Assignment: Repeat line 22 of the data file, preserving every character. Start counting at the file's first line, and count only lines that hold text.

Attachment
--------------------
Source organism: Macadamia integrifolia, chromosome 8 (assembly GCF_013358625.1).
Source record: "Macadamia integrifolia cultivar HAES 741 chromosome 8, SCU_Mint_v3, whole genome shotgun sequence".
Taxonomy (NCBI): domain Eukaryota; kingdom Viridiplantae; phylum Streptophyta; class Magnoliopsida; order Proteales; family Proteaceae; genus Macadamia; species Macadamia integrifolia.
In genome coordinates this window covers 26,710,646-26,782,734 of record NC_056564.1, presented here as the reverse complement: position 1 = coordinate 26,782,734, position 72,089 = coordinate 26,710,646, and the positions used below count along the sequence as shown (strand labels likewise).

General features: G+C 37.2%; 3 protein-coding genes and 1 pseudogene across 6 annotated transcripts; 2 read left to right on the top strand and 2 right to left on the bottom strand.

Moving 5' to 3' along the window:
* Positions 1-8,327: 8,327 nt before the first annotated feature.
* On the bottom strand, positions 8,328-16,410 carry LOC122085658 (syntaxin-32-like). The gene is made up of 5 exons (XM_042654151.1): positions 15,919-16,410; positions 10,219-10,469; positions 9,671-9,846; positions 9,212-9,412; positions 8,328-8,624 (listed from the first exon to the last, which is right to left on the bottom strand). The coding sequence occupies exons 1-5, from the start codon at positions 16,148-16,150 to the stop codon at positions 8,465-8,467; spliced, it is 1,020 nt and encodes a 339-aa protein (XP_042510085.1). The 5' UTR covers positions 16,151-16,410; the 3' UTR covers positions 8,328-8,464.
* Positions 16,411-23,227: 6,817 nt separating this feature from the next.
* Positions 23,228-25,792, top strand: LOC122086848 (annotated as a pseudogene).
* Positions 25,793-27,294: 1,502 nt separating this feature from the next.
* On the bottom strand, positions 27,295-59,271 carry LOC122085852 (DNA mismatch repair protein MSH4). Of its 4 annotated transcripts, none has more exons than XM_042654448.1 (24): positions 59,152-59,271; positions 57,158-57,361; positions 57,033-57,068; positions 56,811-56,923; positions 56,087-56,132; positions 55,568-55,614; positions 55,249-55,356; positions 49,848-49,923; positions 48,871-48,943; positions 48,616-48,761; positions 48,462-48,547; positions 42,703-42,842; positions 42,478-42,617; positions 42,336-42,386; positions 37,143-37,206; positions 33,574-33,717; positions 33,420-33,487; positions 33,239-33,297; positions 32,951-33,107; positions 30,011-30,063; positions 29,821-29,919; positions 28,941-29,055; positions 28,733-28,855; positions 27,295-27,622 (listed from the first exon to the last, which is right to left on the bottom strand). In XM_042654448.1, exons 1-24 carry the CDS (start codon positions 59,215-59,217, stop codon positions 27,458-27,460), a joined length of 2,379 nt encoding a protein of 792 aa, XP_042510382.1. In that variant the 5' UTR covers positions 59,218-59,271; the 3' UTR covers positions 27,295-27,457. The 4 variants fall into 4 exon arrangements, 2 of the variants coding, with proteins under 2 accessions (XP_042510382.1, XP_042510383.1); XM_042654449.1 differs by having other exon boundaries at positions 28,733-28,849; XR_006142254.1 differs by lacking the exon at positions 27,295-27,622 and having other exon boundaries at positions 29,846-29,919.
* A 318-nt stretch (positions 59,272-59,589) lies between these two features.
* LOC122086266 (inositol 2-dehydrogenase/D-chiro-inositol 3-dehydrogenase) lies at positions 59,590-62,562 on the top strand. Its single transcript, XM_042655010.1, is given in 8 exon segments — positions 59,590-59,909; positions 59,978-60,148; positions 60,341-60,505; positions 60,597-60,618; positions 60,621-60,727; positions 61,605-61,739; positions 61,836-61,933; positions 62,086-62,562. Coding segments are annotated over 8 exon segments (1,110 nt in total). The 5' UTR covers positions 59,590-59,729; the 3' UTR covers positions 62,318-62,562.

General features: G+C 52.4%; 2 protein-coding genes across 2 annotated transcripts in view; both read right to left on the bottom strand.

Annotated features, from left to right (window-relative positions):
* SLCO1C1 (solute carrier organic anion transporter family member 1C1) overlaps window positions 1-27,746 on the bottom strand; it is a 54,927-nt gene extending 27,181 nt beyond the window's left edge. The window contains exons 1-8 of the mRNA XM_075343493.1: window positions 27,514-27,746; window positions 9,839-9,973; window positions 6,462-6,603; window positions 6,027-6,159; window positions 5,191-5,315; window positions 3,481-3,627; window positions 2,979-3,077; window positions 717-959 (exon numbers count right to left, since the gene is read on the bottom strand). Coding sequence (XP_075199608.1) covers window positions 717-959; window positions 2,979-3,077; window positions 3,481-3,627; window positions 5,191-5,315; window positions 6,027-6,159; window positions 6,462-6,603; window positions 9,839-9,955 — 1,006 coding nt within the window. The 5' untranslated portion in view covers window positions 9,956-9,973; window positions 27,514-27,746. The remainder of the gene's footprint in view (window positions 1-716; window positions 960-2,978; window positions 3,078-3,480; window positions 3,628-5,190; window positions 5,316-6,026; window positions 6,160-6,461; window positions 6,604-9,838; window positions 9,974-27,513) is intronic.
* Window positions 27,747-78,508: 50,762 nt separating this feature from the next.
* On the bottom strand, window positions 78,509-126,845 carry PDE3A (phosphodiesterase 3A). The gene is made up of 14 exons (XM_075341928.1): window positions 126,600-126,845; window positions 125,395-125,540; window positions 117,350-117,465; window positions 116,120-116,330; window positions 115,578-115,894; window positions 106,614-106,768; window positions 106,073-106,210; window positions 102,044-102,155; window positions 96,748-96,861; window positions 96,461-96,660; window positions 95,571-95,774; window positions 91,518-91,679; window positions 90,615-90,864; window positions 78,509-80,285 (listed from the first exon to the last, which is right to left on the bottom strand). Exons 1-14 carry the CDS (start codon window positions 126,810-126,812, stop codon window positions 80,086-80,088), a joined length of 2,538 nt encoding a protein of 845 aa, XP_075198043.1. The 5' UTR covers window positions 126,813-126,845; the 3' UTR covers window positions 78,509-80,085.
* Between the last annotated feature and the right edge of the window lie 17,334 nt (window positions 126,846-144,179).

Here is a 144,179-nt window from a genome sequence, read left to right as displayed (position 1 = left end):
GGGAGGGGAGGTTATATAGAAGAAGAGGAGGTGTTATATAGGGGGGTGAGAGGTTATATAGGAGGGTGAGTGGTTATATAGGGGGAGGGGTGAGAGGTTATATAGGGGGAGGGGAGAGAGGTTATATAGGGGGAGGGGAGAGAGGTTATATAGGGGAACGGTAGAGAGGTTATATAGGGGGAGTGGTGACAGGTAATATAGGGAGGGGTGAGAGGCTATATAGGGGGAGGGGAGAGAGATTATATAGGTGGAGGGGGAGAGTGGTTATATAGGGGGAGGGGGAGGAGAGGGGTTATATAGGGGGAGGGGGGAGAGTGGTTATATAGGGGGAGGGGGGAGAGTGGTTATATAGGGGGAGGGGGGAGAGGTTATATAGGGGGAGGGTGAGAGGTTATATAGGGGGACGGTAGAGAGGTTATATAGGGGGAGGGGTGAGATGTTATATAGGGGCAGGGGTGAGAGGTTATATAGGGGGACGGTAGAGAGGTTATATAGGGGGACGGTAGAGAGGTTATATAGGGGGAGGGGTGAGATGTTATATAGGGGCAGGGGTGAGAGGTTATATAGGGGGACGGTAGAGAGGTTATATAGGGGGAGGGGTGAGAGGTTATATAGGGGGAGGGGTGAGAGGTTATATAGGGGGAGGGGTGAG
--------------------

GGGAGGGGAGGTTATATAGAAGAAGAGGAGGTGTTATATAGGGGGGTGAGAGGTTATATAGGAGGGTGAGTGGTTATATAGGGGGAGGGGTGAGAGGTTATATAGGGGGAGGGGAGAGAGGTTATATAGGGGGAGGGGAGAGAGGTTATATAGGGGAACGGTAGAGAGGTTATATAGGGGGAGTGGTGACAGGTAATATAGGGAGGGGTGAGAGGCTATATAGGGGGAGGGGAGAGAGATTATATAGGTGGAGGGGGAGAGTGGTTATATAGGGGGAGGGGGAGGAGAGGGGTTATATAGGGGGAGGGGGGAGAGTGGTTATATAGGGGGAGGGGGGAGAGTGGTTATATAGGGGGAGGGGGGAGAGGTTATATAGGGGGAGGGTGAGAGGTTATATAGGGGGACGGTAGAGAGGTTATATAGGGGGAGGGGTGAGATGTTATATAGGGGCAGGGGTGAGAGGTTATATAGGGGGACGGTAGAGAGGTTATATAGGGGGACGGTAGAGAGGTTATATAGGGGGAGGGGTGAGATGTTATATAGGGGCAGGGGTGAGAGGTTATATAGGGGGACGGTAGAGAGGTTATATAGGGGGAGGGGTGAGAGGTTATATAGGGGGAGGGGTGAGAGGTTATATAGGGGGAGGGGTGAG